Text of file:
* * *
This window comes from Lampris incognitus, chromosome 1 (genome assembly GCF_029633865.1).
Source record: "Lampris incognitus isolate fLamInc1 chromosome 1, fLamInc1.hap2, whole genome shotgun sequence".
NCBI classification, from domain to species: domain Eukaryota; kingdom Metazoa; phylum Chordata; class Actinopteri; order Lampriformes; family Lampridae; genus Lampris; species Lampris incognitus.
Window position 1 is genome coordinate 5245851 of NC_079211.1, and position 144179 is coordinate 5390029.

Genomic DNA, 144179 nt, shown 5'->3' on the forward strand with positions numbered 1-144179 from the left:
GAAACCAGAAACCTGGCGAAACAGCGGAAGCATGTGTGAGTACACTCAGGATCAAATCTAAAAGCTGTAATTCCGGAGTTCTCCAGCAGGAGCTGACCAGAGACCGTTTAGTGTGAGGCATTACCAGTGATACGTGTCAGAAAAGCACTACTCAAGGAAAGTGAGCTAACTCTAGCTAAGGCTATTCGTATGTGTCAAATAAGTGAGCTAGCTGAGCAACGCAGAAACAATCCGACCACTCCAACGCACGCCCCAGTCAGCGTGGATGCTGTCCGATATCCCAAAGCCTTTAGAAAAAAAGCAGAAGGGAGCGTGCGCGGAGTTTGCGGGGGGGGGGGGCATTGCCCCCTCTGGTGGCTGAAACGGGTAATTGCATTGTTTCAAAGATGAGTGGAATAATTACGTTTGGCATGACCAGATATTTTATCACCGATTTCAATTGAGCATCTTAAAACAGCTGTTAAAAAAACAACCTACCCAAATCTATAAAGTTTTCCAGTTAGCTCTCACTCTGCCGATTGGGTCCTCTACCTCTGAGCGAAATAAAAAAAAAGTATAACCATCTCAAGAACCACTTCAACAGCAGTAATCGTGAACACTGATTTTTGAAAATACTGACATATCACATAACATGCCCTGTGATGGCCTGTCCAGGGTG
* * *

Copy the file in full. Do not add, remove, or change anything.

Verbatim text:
This window comes from Lampris incognitus, chromosome 1 (genome assembly GCF_029633865.1).
Source record: "Lampris incognitus isolate fLamInc1 chromosome 1, fLamInc1.hap2, whole genome shotgun sequence".
NCBI classification, from domain to species: domain Eukaryota; kingdom Metazoa; phylum Chordata; class Actinopteri; order Lampriformes; family Lampridae; genus Lampris; species Lampris incognitus.
Window position 1 is genome coordinate 5245851 of NC_079211.1, and position 144179 is coordinate 5390029.

Genomic DNA, 144179 nt, shown 5'->3' on the forward strand with positions numbered 1-144179 from the left:
GAAACCAGAAACCTGGCGAAACAGCGGAAGCATGTGTGAGTACACTCAGGATCAAATCTAAAAGCTGTAATTCCGGAGTTCTCCAGCAGGAGCTGACCAGAGACCGTTTAGTGTGAGGCATTACCAGTGATACGTGTCAGAAAAGCACTACTCAAGGAAAGTGAGCTAACTCTAGCTAAGGCTATTCGTATGTGTCAAATAAGTGAGCTAGCTGAGCAACGCAGAAACAATCCGACCACTCCAACGCACGCCCCAGTCAGCGTGGATGCTGTCCGATATCCCAAAGCCTTTAGAAAAAAAGCAGAAGGGAGCGTGCGCGGAGTTTGCGGGGGGGGGGGGCATTGCCCCCTCTGGTGGCTGAAACGGGTAATTGCATTGTTTCAAAGATGAGTGGAATAATTACGTTTGGCATGACCAGATATTTTATCACCGATTTCAATTGAGCATCTTAAAACAGCTGTTAAAAAAACAACCTACCCAAATCTATAAAGTTTTCCAGTTAGCTCTCACTCTGCCGATTGGGTCCTCTACCTCTGAGCGAAATAAAAAAAAAGTATAACCATCTCAAGAACCACTTCAACAGCAGTAATCGTGAACACTGATTTTTGAAAATACTGACATATCACATAACATGCCCTGTGATGGCCTGTCCAGGGTG